Quirky Israeli Holocaust survivor photo exhibit heads to Germany
Exhibit creator Erez Kaganovitz says he wants to fight ‘Holocaust fatigue,’ bringing different stories to get young people to engage with the issue
A photography exhibition aimed at educating young people about the Holocaust will open in Dachau, Germany, next week, a 10-minute drive from the site of the city’s Nazi concentration camp, the creator told eJewishPhilanthropy.
“Humans of the Holocaust,” which was inspired by the popular photography blog “Humans of New York,” showcases Holocaust survivors and, in some cases, their families in often colorful and unexpected ways.
In one, Dugo Litner, who survived the Auschwitz concentration camp, holds a gold balloon emblazoned with a Jewish star and the word “Jude” (Jew). “Dugo told me the only thing that allowed him to survive Auschwitz was his sense of humor,” the creator of the project, Erez Kaganovitz, told eJP.
Kaganovitz, who once worked as an Israeli parliamentary aide, launched his photography career with a project more directly mimicking “Humans of New York,” known as “Humans of Tel Aviv,” which he said sought to show the more personal, human side of Israel and Israelis, whom he felt were misunderstood abroad.
He said he was inspired to develop his Holocaust survivor project after seeing statistics from the Claims Conference, which found that roughly two-thirds of American millennials had not heard of Auschwitz and that half could not name a concentration camp or ghetto.
“It made me very angry,” Kaganovitz said. But then he realized that even he, the grandson of Holocaust survivors, had never been particularly interested in the Holocaust. “On Yom HaShoah (Israeli Holocaust Remembrance Day) I never turned on the television. If I didn’t care, why should they?”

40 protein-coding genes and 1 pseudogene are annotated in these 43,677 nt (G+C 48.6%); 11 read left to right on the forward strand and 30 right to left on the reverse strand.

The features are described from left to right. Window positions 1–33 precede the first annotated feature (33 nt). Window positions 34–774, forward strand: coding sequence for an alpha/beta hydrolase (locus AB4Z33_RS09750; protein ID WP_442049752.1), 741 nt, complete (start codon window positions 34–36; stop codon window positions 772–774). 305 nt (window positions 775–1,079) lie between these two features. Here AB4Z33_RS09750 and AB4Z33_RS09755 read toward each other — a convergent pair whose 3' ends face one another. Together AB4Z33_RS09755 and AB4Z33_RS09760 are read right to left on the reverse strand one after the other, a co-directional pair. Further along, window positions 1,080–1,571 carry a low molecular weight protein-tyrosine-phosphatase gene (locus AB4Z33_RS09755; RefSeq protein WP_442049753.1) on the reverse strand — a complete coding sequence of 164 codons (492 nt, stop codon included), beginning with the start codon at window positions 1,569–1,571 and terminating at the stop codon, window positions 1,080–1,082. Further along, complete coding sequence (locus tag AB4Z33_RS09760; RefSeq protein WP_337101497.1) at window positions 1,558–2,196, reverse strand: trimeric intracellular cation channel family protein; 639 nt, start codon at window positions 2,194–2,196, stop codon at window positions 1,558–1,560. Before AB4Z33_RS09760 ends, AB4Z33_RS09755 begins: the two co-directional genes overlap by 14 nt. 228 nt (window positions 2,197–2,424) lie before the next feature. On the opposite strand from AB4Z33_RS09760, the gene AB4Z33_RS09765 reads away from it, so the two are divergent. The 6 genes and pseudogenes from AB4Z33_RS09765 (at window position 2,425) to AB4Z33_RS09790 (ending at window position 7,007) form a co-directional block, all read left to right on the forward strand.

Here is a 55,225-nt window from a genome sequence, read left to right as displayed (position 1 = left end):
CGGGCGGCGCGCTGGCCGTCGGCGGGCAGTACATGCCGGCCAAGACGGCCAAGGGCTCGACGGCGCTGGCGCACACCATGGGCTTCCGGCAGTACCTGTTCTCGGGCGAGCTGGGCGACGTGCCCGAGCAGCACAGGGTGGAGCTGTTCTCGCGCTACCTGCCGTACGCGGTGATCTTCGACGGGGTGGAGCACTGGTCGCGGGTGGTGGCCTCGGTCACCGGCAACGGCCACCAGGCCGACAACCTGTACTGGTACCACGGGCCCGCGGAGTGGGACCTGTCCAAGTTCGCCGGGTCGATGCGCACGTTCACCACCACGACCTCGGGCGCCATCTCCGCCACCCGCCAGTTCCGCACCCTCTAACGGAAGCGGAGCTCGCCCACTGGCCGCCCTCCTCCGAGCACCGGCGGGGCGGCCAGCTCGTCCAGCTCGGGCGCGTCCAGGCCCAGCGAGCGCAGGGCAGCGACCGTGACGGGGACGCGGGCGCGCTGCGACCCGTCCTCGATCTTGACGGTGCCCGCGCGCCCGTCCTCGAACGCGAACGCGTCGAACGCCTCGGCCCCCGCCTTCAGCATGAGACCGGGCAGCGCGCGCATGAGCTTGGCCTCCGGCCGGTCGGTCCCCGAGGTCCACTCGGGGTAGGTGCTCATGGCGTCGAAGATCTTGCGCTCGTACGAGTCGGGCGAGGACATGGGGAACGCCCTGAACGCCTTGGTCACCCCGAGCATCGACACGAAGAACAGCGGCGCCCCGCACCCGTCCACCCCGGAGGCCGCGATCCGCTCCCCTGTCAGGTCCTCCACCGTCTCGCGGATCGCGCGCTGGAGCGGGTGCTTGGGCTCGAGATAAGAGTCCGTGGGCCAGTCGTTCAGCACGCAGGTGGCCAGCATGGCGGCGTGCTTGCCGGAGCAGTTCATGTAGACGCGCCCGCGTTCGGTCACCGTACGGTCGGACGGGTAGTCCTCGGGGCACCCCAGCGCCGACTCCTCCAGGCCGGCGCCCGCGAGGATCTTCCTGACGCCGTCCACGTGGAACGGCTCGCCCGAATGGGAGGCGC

Kaganovitz said he sought to “tell the story of the Holocaust in a different way.”
“I need to bring stories that are optimistic. I need to bring stories that resonate around the globe,” he said.
One photo shows Leila Jabarin, who was born to a Jewish family in Hungary, survived the Holocaust, moved to Israel and married a Muslim Arab man, converting to Islam. She now lives in the Arab Israeli town of Umm al-Fahm. Another of Gideon Lev focuses on the experience of Jewish refugees.
Kaganovitz’s photos, which are shared widely on social media, are designed to “get [young people] to stop and click.”
“The first thing is to bring them to the table,” he said.
In addition to his general concern about rising “Holocaust fatigue,” Kaganovitz said he was specifically interested in bringing his exhibition to Germany in light of the country’s still extant antisemitism — a 2019 survey found that 15% of the country’s population harbored antisemitic views — and the rising support for the country’s far-right political parties.
Last year, Kaganovitz displayed his exhibition in the embassy of the German state of Bavaria. Through that, he was connected to a local group, Foundation for International Youth Exchange Bavaria, which agreed to bring his exhibition to Dachau.
The photography exhibit will be on display at the Max Mannheimer Study Center in Dachau from June 14 through the end of July. Members of the local Jewish community and Holocaust survivors will attend the opening ceremony. In addition to displaying the photographs, Kaganovitz will lead workshops and other activities for the local community. From August, Kaganovitz will take his exhibit on the road, showing it at “middle, secondary and vocational schools, youth education centers and various public places,” he said.